"This week's abortion conversation is about politics. Let's not pretend it's about anything else," Newsweek's Lisa Miller huffed in a November 18 Newsweek.com post, complaining about how the moral issues surrounding abortion are taking on a life of their own in the health care debate.
We suffer, this week, from a moral myopia. Thanks to the passage in Congress of a health-reform bill, abortion is in the news again, but with the same old warriors brandishing their same old spears.
But while Miller went on to list both pro-life and pro-choice "old warriors," it's hard to believe her beef is with both sides of that fight equally. Miller laments that:
Our entire health-care system (and the proposed reform) is rife with "complex moral issues." To activate our consciences only in the realm of abortion relieves those consciences of too much responsibility.
I haven’t seen “The Blind Side” yet, so I won’t say anything about the quality of the film. But based on the trailer and the true story, my wife and I are as excited about this as any film in a long time. It tells the true story of the adoption of Michael Oher by the Tuohy family in Tennessee and how they helped him go from homeless teenager to professional football star. The book was incredible, the story miraculous. We’re especially excited because we’re big adoption advocates, currently in the middle of our first of many planned adoptions. Also, the Tuohys happen to be conservative Christians like we are, and we don’t normally get to see families like that on screen, at least in movies that are watchable.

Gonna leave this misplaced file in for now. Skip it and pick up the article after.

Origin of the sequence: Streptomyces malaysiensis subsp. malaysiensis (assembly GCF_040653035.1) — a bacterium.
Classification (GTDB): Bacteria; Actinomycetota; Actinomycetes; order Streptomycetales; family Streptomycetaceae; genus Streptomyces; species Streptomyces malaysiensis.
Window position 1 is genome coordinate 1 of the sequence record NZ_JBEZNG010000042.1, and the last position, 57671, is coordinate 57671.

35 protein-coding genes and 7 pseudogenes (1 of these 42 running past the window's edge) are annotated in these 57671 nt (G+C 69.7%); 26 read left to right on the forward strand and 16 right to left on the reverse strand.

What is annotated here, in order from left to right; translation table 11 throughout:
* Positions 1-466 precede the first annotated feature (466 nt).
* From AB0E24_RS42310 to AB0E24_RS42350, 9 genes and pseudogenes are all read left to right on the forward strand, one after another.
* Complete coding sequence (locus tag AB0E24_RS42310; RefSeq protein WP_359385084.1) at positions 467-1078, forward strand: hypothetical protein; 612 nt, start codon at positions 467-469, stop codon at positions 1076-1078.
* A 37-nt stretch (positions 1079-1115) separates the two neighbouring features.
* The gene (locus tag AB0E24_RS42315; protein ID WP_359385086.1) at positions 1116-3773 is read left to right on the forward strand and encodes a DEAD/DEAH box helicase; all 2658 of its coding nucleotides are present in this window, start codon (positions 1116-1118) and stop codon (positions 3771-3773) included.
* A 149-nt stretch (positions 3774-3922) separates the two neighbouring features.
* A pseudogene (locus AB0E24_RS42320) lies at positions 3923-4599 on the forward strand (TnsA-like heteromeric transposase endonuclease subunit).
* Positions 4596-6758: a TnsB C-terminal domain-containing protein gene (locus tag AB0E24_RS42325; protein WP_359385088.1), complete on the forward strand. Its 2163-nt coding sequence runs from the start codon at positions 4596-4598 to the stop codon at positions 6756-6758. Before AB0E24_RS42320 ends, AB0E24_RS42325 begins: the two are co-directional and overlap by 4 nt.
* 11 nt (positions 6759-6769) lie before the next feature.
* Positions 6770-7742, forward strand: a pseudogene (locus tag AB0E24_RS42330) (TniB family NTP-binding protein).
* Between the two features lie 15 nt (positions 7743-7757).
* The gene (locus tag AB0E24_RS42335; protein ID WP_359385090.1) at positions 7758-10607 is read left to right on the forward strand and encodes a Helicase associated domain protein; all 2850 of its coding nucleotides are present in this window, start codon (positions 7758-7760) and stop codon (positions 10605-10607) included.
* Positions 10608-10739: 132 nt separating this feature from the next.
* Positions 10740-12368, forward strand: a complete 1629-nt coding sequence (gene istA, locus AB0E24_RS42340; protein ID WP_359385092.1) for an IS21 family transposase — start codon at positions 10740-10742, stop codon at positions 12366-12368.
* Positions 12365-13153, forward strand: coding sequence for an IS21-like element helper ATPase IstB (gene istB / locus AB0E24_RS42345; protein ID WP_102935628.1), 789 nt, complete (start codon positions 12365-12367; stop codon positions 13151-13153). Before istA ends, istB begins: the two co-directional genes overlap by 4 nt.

Apparently, this makes me a racist.
You see, Michael Oher happens to be black, and the Tuohys happen to be white. I actually think that’s pretty cool, especially because they live in Tennessee, and what gets us farther from the evil days of segregation than an increased number of mixed-race families? One would assume that liberals especially would be excited about that, right?
Openly gay actor Ian McKellen recently told Details magazine that he proudly defaces Bibles left in hotel nightstands, ripping out pages containing verses which condemn homosexual behavior. USA Today's Leslie Miller picked up on this yesterday for the paper's "Faith & Reason" blog, after spying a blog post by colleague Barbara De Lollis in a November 16 post for her Hotel Check-In blog for USA Today.
For her part, De Lollis relayed the news item and wondered, "Could word of McKellen's habit spark a movement?" De Lollis went on to ask:
Shirley noted the remarkable parallels between the Republican Party that Reagan and the conservative movement revitalized in the late 1970s and early 1980s with the situation facing conservatives today.
Then as now liberal Democrats claimed the presidency and liberal ideology seemed ascendant following the tenure of Republican presidents who expanded the size and scope of government (Nixon) and/or were inept (Ford). Now as in the late 1970s, it is conservatives standing outside the establishment who can be the revitalizing and reforming force for the GOP and more importantly the country.
During a roughly 30-minute Q&A session, Shirley answered a series of questions from bloggers in attendance, and shared among other things the following observations:
Saturday's vote to pass ObamaCare out of the House of Representatives was a nail-biter, passing with two votes to spare over the bare-minimum majority of 218. The final vote, 220-215, had 39 Democrats join all but one Republican in voting no.
Yet while a solid 15 percent of the Democratic caucus bucked the party leadership with their no votes, the media have latched on to the sole Republican defector: pro-life, social conservative Catholic Rep. Joseph Cao (R-La.), who has a tenuous hold in a solidly liberal Democratic district once held by the corrupt William Jefferson.
Time's Jay Newton-Small made much of the solitary Republican defection in Swampland blog post on Saturday, painting it as an abject failure of House GOP Whip Eric Cantor's "promise" to keep the opposition unified. Newton-Small had to add an update later clarifying Cantor made no such explicit promise: